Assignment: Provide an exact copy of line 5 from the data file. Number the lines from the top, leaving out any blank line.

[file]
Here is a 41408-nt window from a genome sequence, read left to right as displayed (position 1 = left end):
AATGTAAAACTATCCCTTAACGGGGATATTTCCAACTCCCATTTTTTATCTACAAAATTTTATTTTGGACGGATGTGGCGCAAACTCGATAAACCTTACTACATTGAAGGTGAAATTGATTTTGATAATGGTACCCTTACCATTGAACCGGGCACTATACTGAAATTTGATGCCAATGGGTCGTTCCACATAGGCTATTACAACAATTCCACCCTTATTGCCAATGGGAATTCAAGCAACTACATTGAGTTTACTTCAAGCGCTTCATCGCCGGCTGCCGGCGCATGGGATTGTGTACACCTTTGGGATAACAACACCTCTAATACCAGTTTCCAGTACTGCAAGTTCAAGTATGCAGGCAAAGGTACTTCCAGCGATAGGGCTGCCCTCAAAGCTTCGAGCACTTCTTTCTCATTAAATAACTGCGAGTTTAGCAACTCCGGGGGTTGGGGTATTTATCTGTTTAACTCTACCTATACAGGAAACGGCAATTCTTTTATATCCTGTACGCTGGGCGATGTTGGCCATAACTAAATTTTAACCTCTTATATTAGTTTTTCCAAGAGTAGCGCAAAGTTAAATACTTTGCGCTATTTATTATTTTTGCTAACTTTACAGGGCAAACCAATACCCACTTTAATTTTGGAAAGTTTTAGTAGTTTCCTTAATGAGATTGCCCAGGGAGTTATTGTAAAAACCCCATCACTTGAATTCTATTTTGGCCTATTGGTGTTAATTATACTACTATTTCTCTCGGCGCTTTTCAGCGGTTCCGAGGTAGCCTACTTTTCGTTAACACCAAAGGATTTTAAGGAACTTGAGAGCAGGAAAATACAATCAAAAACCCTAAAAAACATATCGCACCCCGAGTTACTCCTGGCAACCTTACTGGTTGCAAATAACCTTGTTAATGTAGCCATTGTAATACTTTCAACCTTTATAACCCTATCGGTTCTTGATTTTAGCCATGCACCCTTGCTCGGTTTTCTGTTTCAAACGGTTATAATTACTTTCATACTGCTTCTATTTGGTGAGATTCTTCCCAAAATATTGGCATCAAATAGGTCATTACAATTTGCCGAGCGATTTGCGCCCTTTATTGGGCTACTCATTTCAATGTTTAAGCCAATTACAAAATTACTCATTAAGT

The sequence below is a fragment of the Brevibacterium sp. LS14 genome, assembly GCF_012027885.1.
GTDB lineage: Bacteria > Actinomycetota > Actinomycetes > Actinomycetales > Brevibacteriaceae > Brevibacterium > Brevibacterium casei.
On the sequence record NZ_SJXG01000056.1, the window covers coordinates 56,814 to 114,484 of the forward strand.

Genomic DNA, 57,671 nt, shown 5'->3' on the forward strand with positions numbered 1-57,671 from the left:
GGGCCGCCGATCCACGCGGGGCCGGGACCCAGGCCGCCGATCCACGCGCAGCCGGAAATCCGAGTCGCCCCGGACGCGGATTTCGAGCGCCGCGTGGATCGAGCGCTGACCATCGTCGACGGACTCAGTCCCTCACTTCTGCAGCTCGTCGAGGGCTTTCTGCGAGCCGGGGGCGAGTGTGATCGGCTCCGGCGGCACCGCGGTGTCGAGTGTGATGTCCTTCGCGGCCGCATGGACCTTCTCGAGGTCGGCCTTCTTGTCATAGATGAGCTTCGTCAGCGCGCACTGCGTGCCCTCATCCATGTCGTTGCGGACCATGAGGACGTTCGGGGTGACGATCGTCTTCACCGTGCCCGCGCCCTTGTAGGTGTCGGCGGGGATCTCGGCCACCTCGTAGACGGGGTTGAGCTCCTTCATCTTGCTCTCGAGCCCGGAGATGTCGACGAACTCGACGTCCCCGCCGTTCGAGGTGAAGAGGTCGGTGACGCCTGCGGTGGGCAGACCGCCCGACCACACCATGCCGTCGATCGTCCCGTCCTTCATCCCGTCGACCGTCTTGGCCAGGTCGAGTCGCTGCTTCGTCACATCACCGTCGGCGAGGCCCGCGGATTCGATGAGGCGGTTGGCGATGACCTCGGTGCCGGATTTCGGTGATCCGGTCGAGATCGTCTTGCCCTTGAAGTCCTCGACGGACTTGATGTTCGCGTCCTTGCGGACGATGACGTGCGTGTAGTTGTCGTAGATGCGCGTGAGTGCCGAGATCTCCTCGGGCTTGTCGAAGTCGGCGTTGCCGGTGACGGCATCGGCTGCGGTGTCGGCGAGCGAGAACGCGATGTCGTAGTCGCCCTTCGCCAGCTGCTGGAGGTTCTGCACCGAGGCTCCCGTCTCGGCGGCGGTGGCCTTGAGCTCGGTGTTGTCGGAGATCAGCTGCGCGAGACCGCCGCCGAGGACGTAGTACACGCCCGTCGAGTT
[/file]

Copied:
On the sequence record NZ_SJXG01000056.1, the window covers coordinates 56,814 to 114,484 of the forward strand.